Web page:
Tuesday, September 26, 2023


I may be a ‘worrier’ RVer, but resilience keeps me truckin’ on

I come from a long line of worriers—three generations on my mom’s side, with a few mental incapacities scattered on both sides—women only.

So why would I choose the RV life? It really is not suited to worriers. After all, a coward dies a thousand deaths, a brave man dies just once.

But I am rooting for the cowards because they can be the secret heroes if they persist, overcoming odds, snatching victory from the jaws of … maybe not defeat, but fear.

We should not confuse worriers with cowards. I have actually gone river rafting—yeah, the first time was when I was 64. I have actually ridden a Ferris wheel. It did take me 60 years, but I did it!

You will not be surprised to hear that my worrying is bothersome to folks with whom I associate. Some of my family call me “negative” because I frequently—not predict, but outline—worst-case scenarios. But I have bounced back from so many worst-case scenarios in my life that I have a very informed idea of what could be lurking around the next corner.

Yet, like most people crowding 70, I am a survivor. Bad things have happened. I am still here.

My first year on the road was carefree. I really didn’t know what I was up against. Lack of imagination, I guess. I blithely sailed through a few months on my own, always finding a spot to park without a single reservation at national parks like Grand Canyon and Lassen and state parks along California’s Highway 1. I had no idea about how many ways my RV could fail me.

Eight years later, there have been so many mechanical failures that it would take a scorecard to keep track. Every time I open my slide, I wonder if I will be able to pull it back in. A management mantra from my days as a newspaper editor is “past performance indicates future behavior.”

You might say this is really no way to live, but I swallow my fears every day and I am learning (slowly, finally) that it’s better if I don’t voice them to the folks around me. And I truck on. Because I cannot possibly stay at home until I am forced to stay at home. I will be on the road as long as the road lets me. It’s been my dream since I was 10.

To me, the “R” in “RV” is Resilient. To the ones like me, the worriers (and I know a few of you), we are the RRVers.

Are you a worrier? Tell me how you cope with being a “worrier” while RVing in the comments below.

Read more by Jan here


Jan Steele
Jan Steele
Former newspaper editor Jan Steele started her career in third grade as a school correspondent for her local newspaper and has been writing for publication ever since, including a 30-year-stint at the Herald-News in Joliet, IL. She decided in fourth grade she wanted to hit the road as soon as she could—and retired eight years ago to RV full-time.


  1. Richard, I am so glad your sort isn’t in our lives. Worrying aka anxiety is indeed hereditary and believed to be genetic. Sorry that it infringes on you, perhaps someday you will indeed be ‘left alone’. My hope is that folks will have some understanding of mental health issues (because it certainly is) and those that suffer from it can get some assistance coping. We have a grandchild that exhibited symptoms from a very young age. Yes, it is in the ‘family tree’. Your comments serve as a reminder of how far society still needs to go to be understanding and inclusive. Jan, you go girl. The bravest of people go where our bodies and minds tell us there will only be folly. Overcoming the fear is awesome.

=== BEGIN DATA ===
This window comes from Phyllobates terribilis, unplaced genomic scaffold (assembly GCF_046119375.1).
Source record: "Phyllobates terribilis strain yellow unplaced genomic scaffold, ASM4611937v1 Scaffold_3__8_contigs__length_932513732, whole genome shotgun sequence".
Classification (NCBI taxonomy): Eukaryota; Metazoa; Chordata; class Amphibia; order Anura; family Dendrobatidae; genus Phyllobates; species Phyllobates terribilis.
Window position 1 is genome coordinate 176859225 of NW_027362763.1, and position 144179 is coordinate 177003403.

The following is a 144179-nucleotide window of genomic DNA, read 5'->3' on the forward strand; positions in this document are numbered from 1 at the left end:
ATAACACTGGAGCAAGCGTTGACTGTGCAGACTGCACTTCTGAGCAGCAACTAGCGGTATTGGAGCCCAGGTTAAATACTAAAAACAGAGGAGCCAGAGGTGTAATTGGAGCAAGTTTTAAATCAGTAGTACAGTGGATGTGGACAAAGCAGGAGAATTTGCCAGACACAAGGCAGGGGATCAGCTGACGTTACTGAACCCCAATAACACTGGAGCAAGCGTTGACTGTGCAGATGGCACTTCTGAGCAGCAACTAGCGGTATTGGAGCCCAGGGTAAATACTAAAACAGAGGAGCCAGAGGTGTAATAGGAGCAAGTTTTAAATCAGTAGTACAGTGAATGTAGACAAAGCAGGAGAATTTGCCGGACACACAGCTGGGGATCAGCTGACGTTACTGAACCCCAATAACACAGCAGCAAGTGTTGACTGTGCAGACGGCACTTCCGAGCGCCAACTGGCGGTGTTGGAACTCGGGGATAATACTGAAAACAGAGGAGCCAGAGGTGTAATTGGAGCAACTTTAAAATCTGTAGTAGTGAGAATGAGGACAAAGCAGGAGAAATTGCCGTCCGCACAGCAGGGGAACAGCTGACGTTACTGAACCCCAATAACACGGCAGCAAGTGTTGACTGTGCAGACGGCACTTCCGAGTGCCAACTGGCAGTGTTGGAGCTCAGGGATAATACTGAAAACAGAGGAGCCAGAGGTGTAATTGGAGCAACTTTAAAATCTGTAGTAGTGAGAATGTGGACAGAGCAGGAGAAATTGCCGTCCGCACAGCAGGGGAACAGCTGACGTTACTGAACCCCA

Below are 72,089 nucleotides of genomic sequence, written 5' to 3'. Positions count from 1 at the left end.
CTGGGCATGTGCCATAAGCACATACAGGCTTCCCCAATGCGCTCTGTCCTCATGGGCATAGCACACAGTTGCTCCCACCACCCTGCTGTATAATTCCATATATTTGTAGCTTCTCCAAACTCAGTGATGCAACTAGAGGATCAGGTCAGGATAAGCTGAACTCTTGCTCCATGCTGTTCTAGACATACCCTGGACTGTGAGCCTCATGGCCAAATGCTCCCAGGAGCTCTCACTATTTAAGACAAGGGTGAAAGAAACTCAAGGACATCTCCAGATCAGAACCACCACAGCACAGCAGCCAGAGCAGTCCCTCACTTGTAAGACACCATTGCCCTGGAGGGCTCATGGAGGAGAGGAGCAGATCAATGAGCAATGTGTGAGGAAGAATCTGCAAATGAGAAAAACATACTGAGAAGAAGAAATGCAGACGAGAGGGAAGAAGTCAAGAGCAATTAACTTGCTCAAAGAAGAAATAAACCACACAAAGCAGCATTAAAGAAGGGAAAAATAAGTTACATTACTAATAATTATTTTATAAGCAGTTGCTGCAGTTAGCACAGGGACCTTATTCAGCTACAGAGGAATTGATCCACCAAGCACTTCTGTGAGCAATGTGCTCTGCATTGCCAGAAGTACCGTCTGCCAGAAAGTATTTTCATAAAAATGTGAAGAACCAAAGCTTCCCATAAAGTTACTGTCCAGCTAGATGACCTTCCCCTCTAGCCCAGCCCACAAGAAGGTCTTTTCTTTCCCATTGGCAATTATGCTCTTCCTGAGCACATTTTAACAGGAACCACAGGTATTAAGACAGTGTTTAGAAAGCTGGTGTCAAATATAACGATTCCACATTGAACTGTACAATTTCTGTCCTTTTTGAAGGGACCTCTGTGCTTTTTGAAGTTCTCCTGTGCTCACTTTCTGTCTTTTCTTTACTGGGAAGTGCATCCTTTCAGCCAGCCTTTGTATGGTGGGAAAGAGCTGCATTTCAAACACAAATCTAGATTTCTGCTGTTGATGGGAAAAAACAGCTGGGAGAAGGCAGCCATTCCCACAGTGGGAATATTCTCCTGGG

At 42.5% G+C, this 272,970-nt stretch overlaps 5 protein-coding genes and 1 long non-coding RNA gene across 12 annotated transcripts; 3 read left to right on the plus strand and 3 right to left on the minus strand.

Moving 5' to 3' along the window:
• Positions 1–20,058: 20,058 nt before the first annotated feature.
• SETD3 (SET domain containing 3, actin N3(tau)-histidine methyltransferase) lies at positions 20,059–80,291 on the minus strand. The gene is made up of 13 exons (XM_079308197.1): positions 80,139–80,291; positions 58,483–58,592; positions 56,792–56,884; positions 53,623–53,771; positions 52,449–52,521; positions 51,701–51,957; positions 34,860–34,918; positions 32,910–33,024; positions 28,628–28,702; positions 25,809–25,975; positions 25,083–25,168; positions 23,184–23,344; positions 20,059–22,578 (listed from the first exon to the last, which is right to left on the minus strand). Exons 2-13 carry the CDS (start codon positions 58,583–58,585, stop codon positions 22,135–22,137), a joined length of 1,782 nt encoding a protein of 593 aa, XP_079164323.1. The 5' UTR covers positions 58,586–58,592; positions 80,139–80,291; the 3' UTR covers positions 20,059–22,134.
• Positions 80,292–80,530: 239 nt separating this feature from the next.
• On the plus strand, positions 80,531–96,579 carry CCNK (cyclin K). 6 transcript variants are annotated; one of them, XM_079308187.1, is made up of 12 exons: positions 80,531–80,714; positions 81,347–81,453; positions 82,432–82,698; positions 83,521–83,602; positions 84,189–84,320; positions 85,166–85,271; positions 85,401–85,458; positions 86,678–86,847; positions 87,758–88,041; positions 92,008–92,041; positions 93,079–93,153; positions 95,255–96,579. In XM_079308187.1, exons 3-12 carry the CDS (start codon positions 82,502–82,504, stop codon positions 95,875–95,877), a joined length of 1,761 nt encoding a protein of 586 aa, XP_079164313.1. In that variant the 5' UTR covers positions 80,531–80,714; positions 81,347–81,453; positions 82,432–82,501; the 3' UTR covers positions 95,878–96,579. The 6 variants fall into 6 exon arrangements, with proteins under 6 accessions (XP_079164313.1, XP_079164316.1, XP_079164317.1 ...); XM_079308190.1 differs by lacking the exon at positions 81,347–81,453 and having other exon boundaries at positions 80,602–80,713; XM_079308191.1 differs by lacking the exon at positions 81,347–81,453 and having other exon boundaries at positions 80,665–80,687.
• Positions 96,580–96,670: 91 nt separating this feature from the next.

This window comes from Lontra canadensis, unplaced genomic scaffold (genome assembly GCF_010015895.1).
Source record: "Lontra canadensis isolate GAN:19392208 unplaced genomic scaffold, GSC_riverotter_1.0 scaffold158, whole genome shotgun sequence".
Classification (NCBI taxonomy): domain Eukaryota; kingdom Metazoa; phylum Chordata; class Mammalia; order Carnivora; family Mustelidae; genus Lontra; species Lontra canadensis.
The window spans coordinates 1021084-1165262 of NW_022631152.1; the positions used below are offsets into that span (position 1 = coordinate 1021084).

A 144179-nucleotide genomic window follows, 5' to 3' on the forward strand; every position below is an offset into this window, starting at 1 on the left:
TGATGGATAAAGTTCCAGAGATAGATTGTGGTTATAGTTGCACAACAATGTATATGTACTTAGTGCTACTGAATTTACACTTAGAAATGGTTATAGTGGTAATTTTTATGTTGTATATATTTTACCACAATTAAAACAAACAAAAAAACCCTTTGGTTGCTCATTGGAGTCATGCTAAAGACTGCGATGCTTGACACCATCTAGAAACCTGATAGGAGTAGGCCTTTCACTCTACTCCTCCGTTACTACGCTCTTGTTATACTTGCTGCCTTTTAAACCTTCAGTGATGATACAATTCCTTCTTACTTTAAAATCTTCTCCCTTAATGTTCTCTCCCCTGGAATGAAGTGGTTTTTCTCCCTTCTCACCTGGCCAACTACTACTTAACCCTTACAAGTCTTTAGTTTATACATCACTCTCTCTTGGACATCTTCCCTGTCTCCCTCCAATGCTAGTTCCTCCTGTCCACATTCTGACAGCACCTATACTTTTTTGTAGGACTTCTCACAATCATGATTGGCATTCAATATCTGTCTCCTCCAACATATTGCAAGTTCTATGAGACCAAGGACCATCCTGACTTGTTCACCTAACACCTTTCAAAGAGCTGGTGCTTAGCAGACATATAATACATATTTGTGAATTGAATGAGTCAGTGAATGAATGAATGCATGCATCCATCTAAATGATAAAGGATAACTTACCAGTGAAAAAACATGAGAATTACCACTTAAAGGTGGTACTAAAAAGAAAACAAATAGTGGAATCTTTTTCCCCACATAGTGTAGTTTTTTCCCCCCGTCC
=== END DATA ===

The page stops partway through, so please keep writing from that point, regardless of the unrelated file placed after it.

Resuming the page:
• Richard needs a whopping dose of human kindness and understanding. Yes, born worrier indeed. The lucky ones get the support they need to manage it. Keep on truckin’. 🙂

  2. My wife is a pessimist, I am an optimist; between us we get it about right. An example—we wanted to visit my brother in another state. She estimated 7 hours driving time, I figured we could do it in 5. Actual time turned out to be 6.

  3. You pat yourself on the back for “Overcoming” your worrying. How about the people around you that have to listen to your litany of doomsday scenarios? You ruin their tranquility and make them want to be somewhere else. Take your worries to a quite place and leave others alone.

  4. I’m not a worrier. But my wife is. I’m glad you’ve decided to keep some of your worries to yourself. I find the limitations placed on our travels to be not worth the effort to travel.

  5. Growing up in FLA my momma said I had roaches in my shoes and would always be ready to go somewhere, anywhere and I still do. It took a cerebral aneurysm to get rid of my worrier personality now at 70 it’s easier than I ever thought it would be to just go with the flow.

  6. I’m definitely a worrier too. We’ve been full time traveling for almost 8 years. I also suffer from PTSD after serving 25 years as a firefighter/EMT, so I know that things can go quite wrong. I don’t ever leave out the “worse case scenarios in my planning. We mostly boondock, and I excessively plan for every possibility. I also look for escape & safety to an excessive degree. But, at the same time, we rarely make reservations anymore, and travel pretty much carefree. I will try anything, once. It’s an odd relationship between being a worrier and being a traveler. Somehow it works for us.

  7. Hi there,
    We live on a very busy Main Street, 5 lanes. I would start to get myself worked up when we were about 3 hours from home. You see, we have to back the rv in. I would stand out in the street with an orange flag to stop traffic. Nerve wracking to say the least. So how did I overcome this? I told myself it only takes my husband about 3 minutes for the whole backing up process and it has never bothered me to wait for other folks when they are in a bind. So now I don’t worry about it (most times).


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